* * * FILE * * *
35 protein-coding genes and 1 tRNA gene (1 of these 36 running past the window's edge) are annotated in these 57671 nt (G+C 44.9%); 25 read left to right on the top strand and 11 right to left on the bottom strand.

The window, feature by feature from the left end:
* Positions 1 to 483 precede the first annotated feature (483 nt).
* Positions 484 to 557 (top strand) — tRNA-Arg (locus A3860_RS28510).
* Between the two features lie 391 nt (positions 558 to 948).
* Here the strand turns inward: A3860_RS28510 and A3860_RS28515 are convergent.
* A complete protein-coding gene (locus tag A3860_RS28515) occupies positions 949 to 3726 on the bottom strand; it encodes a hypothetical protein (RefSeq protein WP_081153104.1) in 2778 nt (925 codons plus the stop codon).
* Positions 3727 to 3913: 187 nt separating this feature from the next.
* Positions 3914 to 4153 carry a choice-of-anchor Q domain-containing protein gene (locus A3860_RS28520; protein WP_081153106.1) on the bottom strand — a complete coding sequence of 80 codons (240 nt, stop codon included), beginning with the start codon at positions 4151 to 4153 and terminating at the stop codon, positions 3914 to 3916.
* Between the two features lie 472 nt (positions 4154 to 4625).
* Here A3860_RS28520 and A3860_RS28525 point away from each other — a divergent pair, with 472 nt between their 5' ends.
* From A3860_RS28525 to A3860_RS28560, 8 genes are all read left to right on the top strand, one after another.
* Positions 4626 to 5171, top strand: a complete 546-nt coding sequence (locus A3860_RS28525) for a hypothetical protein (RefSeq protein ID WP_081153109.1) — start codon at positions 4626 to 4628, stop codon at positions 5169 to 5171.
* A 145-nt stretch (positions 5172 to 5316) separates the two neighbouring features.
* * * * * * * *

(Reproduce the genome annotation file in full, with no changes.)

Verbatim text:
35 protein-coding genes and 1 tRNA gene (1 of these 36 running past the window's edge) are annotated in these 57671 nt (G+C 44.9%); 25 read left to right on the top strand and 11 right to left on the bottom strand.

The window, feature by feature from the left end:
* Positions 1 to 483 precede the first annotated feature (483 nt).
* Positions 484 to 557 (top strand) — tRNA-Arg (locus A3860_RS28510).
* Between the two features lie 391 nt (positions 558 to 948).
* Here the strand turns inward: A3860_RS28510 and A3860_RS28515 are convergent.
* A complete protein-coding gene (locus tag A3860_RS28515) occupies positions 949 to 3726 on the bottom strand; it encodes a hypothetical protein (RefSeq protein WP_081153104.1) in 2778 nt (925 codons plus the stop codon).
* Positions 3727 to 3913: 187 nt separating this feature from the next.
* Positions 3914 to 4153 carry a choice-of-anchor Q domain-containing protein gene (locus A3860_RS28520; protein WP_081153106.1) on the bottom strand — a complete coding sequence of 80 codons (240 nt, stop codon included), beginning with the start codon at positions 4151 to 4153 and terminating at the stop codon, positions 3914 to 3916.
* Between the two features lie 472 nt (positions 4154 to 4625).
* Here A3860_RS28520 and A3860_RS28525 point away from each other — a divergent pair, with 472 nt between their 5' ends.
* From A3860_RS28525 to A3860_RS28560, 8 genes are all read left to right on the top strand, one after another.
* Positions 4626 to 5171, top strand: a complete 546-nt coding sequence (locus A3860_RS28525) for a hypothetical protein (RefSeq protein ID WP_081153109.1) — start codon at positions 4626 to 4628, stop codon at positions 5169 to 5171.
* A 145-nt stretch (positions 5172 to 5316) separates the two neighbouring features.